Good old East New York

Another Sunday, another adventure. I need to get better at organizing my schedule so that I can see things up close during the week (as opposed to through fences on the weekend).

Due to the size of East New York, I decided to keep my trip to its northern half; I’ll visit the rest when I pick New Lots. Even with this restriction, I covered more than six miles on foot.

New Lots is outlined in light blue; my subway ride is in dark blue.

I took the most direct route available to East New York: the 3 train (IRT New Lots Line). On the other side of the L and the LIRR tracks from Brownsville, the 3 continues over Livonia Avenue all the way to New Lots Av, the terminus of both. There’s very little separating the two neighborhoods’ approaches to Livonia – dilapidated supermarkets, cars flying by, salsa music and rap coming from various apartments.

The big difference is there are no projects looming over you on the East New York side. The architecture is diverse, a hodgepodge of styles. Some of this stems from the gradual development of the area, some from urban-renewal efforts since the 1960s.

Some buildings have been left naked.

Several vacant lots have been turned into community gardens. Walking around central East New York, you’re bound to come across one within a few blocks. I found six, one of which looked like it was getting ready for Halloween. None was open.

And then there are those spots that, with a little love, could be the community gardens of the future.

Sometimes I’m lucky to find a pair of shoes hanging on a wire. On this trip, I eventually stopped taking pictures of them because I was getting jaded. This one was the finisher.

Fill in the blank. Since my trip to Brownsville five weeks ago, I’ve gotten more ____. Confident? Cocky? Stupid? I walked right through the Cypress Hills Houses, snapping away, something I didn’t consider doing on the previous visit. The Cypress Hills Houses didn’t feel as depressing as most of the Brownsville projects; gloominess, in my mind, is a function of height. (Something could be done about the trash, though.)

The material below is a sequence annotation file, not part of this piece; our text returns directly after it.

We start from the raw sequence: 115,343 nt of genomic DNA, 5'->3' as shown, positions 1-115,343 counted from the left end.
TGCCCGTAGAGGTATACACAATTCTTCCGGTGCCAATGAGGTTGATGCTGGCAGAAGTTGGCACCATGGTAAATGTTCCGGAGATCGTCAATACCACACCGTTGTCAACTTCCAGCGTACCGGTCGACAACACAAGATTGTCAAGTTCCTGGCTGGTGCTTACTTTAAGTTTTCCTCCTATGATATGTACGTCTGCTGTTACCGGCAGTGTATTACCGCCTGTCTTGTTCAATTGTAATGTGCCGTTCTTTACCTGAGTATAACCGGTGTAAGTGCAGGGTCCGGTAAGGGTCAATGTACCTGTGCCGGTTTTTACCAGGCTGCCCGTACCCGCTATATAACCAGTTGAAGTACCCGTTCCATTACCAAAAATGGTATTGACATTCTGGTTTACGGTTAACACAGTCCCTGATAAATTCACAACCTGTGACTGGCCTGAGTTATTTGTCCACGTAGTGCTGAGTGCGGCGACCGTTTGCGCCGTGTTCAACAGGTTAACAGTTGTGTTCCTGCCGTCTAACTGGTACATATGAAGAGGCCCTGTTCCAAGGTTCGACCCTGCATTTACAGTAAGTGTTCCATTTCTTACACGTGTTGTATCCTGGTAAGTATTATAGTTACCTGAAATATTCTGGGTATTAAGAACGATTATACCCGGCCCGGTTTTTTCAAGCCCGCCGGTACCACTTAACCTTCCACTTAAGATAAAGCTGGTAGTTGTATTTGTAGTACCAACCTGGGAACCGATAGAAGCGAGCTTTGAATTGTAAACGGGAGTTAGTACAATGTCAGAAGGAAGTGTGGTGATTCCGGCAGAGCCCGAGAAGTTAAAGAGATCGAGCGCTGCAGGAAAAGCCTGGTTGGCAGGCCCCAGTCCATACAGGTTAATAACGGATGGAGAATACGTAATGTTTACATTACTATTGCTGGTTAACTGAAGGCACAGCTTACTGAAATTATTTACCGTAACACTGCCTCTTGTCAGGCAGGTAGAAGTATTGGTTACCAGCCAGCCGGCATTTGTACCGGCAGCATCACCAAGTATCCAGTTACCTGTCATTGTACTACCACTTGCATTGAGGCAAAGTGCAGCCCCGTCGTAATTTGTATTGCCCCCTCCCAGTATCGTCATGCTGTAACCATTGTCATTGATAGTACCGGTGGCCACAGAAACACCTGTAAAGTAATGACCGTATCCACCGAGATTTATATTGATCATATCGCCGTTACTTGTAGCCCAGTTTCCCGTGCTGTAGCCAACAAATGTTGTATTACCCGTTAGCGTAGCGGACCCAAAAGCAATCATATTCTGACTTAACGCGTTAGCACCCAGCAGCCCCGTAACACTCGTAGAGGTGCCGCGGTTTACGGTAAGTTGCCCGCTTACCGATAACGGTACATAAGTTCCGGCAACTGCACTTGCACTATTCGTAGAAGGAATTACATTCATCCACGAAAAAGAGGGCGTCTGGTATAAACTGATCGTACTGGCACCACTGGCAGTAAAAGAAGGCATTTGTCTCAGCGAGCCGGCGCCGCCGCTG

Linden Plaza to the east filled that niche. This place made me feel sad. It reminded me of the immigrant housing in the beaten-down suburbs of Paris. There is a supermarket at the base of the building, though, which is a positive point.

Originally the right-of-way connecting Ridgewood Reservoir to water-sources on Long Island, Conduit Avenue now connects Atlantic Avenue with the Belt Parkway. It’s barren and ugly.

I hopped into the subway at Grant Av, taking the A one stop and the C one stop to Shepherd Av. I really dig the old signage.

Northern East New York felt like a completely different world. The first eight(!) persons I passed said hi to me, including a pair of ladies, clearly fresh from church, who stopped their conversation to bid me a good day. One mother and her baby were relaxing on a hammock. (I didn’t count the baby in that statistic.)

The area also has a much less residential complexion. Part of that is because of Atlantic Avenue, which in this section of Brooklyn represents the worst of urban planning. Once the main commercial strip of East New York, it now has six lanes of car traffic, gas stations and parking lots galore, numerous fast-food joints with drive-thrus, and absolutely no shade at this time of day – or maybe at any time of day.

Two items that interested me were the Borden Condensed Milk Company bottling plant and the East New York Savings Bank building. Both are now closed. (The title of this post comes from a book published in honor of the bank’s 75th anniversary in 1943. It was fully absorbed by M&T Bank in 1997.)

I also happened across Salve Regina Catholic Academy, which has a beautiful campus.

“Lunch” was at Mrs. Maxwell’s Party Cakes, which for some reason has a forty-car parking lot. I got the “chocolate bar” for a mere $1.50. Mostly creme, it was delicious; unfortunately, my body wasn’t ready for the sugar rush I got later.

My last scheduled destination was the Russian Orthodox Church of the Holy Trinity, which dates from 1935. It was designed and built in the traditional style. I was disappointed to find the gate locked, because I wanted to check out the icons inside.

I decided to walk to the Sutter Av L station, which meant a tour of the East Brooklyn Industrial Park. As you might expect for a Sunday, it was deserted.

On the way home, I did the Junius St-Livonia Av transfer, which is old hat now.

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4 Responses to Good old East New York

  1. Harley N says:

    Great sign in the East New York Industrial Park: “347 Williams Ave”. Has a nice ring to it.

  2. mike touvi says:

    i enjoyed the tour alot brought back great times i had by reds toy store on new lots ave. great job,

  3. We would love to have you visit ReNew Lots a Retail Market Incubator in East NY located on the corner of Van Sinderen and New Lots Ave. We have art galleries, restaurants, and retailers in the market and we need to get the word out. Our shops are made out of recycled truck containers.

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